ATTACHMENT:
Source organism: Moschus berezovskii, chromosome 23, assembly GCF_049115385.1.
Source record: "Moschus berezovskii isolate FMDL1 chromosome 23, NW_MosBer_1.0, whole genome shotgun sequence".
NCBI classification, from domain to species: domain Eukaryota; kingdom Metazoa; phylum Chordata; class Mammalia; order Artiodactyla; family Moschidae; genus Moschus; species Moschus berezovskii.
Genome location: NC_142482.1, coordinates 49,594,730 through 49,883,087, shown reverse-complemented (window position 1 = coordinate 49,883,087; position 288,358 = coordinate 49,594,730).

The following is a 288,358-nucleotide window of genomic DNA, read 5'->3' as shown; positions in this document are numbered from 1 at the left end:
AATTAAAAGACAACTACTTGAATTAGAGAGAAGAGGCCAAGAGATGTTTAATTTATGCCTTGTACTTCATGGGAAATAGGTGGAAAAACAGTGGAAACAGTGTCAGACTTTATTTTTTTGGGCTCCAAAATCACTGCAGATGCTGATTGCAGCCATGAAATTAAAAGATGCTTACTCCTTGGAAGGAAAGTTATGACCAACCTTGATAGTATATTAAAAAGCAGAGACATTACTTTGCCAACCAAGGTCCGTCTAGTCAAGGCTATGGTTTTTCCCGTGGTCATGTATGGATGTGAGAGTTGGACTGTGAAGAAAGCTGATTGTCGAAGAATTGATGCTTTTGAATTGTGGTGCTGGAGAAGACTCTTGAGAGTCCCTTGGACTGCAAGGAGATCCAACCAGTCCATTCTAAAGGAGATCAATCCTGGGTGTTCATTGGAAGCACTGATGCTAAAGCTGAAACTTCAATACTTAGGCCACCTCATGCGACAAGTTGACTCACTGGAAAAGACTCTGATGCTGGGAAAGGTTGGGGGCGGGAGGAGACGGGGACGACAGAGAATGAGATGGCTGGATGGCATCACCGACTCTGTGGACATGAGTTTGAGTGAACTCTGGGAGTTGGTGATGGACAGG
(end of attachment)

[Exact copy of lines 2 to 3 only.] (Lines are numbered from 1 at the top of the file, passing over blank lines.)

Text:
Source record: "Moschus berezovskii isolate FMDL1 chromosome 23, NW_MosBer_1.0, whole genome shotgun sequence".
NCBI classification, from domain to species: domain Eukaryota; kingdom Metazoa; phylum Chordata; class Mammalia; order Artiodactyla; family Moschidae; genus Moschus; species Moschus berezovskii.